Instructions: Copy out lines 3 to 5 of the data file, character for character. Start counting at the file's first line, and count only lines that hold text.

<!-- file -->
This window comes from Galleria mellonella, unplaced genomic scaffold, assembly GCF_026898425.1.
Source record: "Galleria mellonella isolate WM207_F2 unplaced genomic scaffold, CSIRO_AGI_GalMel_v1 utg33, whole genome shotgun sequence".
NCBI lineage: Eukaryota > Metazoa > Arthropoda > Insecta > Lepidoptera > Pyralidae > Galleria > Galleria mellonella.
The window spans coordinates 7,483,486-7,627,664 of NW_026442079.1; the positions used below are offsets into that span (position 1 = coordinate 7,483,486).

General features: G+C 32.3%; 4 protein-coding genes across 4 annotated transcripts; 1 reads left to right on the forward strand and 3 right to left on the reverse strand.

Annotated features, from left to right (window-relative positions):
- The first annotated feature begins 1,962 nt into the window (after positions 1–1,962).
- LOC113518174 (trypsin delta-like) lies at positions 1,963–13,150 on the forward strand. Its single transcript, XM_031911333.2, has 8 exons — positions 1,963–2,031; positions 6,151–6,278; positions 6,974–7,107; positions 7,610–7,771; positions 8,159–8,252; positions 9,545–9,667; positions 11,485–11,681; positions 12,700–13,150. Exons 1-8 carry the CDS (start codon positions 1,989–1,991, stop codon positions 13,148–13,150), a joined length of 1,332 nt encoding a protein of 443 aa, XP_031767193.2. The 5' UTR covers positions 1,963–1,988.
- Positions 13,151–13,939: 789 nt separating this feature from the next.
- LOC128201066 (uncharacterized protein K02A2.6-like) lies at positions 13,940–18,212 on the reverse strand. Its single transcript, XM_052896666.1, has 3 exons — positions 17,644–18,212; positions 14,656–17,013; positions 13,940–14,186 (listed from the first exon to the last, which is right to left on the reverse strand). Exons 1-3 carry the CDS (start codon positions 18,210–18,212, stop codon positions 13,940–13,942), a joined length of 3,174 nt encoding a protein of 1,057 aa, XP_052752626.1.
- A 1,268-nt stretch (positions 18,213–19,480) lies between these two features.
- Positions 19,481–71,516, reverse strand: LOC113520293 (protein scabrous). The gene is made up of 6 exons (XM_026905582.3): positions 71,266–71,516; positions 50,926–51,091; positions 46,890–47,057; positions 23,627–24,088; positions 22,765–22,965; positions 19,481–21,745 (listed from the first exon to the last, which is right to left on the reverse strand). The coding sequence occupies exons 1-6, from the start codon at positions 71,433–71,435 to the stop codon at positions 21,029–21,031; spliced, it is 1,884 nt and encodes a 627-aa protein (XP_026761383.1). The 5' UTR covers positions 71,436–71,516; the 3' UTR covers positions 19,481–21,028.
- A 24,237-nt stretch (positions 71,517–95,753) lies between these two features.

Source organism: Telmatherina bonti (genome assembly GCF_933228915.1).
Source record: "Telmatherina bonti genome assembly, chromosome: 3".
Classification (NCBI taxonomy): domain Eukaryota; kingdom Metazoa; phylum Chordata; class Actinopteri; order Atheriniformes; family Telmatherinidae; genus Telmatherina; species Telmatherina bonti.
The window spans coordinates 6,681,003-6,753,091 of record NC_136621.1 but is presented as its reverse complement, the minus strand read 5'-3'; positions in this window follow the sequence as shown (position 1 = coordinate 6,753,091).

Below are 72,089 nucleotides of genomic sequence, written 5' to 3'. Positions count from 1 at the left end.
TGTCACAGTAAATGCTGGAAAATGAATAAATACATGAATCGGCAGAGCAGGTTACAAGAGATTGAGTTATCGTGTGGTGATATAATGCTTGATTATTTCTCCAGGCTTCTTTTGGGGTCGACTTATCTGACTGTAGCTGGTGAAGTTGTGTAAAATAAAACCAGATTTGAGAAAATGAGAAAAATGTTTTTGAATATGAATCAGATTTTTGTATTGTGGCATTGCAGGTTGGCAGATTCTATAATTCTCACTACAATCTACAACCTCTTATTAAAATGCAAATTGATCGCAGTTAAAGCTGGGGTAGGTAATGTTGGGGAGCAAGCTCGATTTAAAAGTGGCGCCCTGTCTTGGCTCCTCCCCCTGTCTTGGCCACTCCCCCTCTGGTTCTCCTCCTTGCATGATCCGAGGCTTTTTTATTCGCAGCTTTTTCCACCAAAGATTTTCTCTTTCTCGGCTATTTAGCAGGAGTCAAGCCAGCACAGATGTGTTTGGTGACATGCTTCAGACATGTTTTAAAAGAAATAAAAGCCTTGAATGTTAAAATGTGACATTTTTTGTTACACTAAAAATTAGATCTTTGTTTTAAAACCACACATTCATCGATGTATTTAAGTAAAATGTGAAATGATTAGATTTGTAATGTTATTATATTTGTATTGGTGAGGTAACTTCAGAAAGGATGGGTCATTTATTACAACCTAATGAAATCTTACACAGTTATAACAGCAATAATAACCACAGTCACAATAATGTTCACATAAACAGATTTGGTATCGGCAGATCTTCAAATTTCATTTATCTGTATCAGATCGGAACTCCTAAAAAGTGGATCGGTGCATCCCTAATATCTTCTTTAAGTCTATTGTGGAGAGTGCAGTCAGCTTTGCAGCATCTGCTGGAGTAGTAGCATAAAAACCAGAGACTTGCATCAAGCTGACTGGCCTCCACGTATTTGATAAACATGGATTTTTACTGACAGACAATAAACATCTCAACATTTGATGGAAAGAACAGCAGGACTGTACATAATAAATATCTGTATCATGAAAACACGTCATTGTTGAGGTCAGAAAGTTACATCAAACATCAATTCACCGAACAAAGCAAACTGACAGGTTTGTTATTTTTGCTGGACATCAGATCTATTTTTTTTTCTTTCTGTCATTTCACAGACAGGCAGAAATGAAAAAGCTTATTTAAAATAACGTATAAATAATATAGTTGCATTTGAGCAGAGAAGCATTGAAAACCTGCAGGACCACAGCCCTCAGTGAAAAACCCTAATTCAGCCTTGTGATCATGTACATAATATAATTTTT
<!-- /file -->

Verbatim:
NCBI lineage: Eukaryota > Metazoa > Arthropoda > Insecta > Lepidoptera > Pyralidae > Galleria > Galleria mellonella.
The window spans coordinates 7,483,486-7,627,664 of NW_026442079.1; the positions used below are offsets into that span (position 1 = coordinate 7,483,486).

General features: G+C 32.3%; 4 protein-coding genes across 4 annotated transcripts; 1 reads left to right on the forward strand and 3 right to left on the reverse strand.